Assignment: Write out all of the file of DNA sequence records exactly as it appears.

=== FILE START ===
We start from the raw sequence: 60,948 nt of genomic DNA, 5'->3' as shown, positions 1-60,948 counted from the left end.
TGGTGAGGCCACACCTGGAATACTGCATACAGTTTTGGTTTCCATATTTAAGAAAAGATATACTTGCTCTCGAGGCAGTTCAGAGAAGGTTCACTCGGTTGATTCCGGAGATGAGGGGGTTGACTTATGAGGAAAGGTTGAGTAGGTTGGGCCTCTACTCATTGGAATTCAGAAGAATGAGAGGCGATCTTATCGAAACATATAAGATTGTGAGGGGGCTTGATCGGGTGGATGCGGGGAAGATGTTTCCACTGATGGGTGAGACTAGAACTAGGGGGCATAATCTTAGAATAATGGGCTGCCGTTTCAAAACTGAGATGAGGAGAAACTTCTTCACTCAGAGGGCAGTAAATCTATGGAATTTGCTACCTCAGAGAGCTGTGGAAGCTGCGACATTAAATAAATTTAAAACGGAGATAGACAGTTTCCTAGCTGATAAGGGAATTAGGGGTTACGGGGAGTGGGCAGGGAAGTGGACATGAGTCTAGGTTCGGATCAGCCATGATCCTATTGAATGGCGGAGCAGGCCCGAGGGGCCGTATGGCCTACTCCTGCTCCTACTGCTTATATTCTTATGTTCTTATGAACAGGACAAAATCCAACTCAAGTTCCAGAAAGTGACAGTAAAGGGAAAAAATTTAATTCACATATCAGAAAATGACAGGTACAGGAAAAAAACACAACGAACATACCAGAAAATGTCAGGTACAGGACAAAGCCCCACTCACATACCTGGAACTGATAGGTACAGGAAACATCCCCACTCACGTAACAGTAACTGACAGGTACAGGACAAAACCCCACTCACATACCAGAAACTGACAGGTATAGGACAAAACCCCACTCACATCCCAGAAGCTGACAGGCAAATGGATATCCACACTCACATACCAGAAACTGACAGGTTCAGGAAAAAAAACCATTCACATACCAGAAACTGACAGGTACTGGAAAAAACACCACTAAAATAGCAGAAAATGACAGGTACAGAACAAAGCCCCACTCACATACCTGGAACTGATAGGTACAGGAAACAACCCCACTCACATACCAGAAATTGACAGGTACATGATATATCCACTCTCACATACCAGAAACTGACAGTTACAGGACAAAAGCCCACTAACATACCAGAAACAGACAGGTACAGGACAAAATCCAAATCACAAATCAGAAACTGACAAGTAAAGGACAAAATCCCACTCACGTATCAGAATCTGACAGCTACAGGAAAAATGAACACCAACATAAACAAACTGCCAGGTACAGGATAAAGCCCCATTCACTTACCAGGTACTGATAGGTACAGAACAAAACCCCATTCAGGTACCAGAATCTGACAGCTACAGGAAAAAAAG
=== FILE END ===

We start from the raw sequence: 60,948 nt of genomic DNA, 5'->3' as shown, positions 1-60,948 counted from the left end.
TGGTGAGGCCACACCTGGAATACTGCATACAGTTTTGGTTTCCATATTTAAGAAAAGATATACTTGCTCTCGAGGCAGTTCAGAGAAGGTTCACTCGGTTGATTCCGGAGATGAGGGGGTTGACTTATGAGGAAAGGTTGAGTAGGTTGGGCCTCTACTCATTGGAATTCAGAAGAATGAGAGGCGATCTTATCGAAACATATAAGATTGTGAGGGGGCTTGATCGGGTGGATGCGGGGAAGATGTTTCCACTGATGGGTGAGACTAGAACTAGGGGGCATAATCTTAGAATAATGGGCTGCCGTTTCAAAACTGAGATGAGGAGAAACTTCTTCACTCAGAGGGCAGTAAATCTATGGAATTTGCTACCTCAGAGAGCTGTGGAAGCTGCGACATTAAATAAATTTAAAACGGAGATAGACAGTTTCCTAGCTGATAAGGGAATTAGGGGTTACGGGGAGTGGGCAGGGAAGTGGACATGAGTCTAGGTTCGGATCAGCCATGATCCTATTGAATGGCGGAGCAGGCCCGAGGGGCCGTATGGCCTACTCCTGCTCCTACTGCTTATATTCTTATGTTCTTATGAACAGGACAAAATCCAACTCAAGTTCCAGAAAGTGACAGTAAAGGGAAAAAATTTAATTCACATATCAGAAAATGACAGGTACAGGAAAAAAACACAACGAACATACCAGAAAATGTCAGGTACAGGACAAAGCCCCACTCACATACCTGGAACTGATAGGTACAGGAAACATCCCCACTCACGTAACAGTAACTGACAGGTACAGGACAAAACCCCACTCACATACCAGAAACTGACAGGTATAGGACAAAACCCCACTCACATCCCAGAAGCTGACAGGCAAATGGATATCCACACTCACATACCAGAAACTGACAGGTTCAGGAAAAAAAACCATTCACATACCAGAAACTGACAGGTACTGGAAAAAACACCACTAAAATAGCAGAAAATGACAGGTACAGAACAAAGCCCCACTCACATACCTGGAACTGATAGGTACAGGAAACAACCCCACTCACATACCAGAAATTGACAGGTACATGATATATCCACTCTCACATACCAGAAACTGACAGTTACAGGACAAAAGCCCACTAACATACCAGAAACAGACAGGTACAGGACAAAATCCAAATCACAAATCAGAAACTGACAAGTAAAGGACAAAATCCCACTCACGTATCAGAATCTGACAGCTACAGGAAAAATGAACACCAACATAAACAAACTGCCAGGTACAGGATAAAGCCCCATTCACTTACCAGGTACTGATAGGTACAGAACAAAACCCCATTCAGGTACCAGAATCTGACAGCTACAGGAAAAAAAG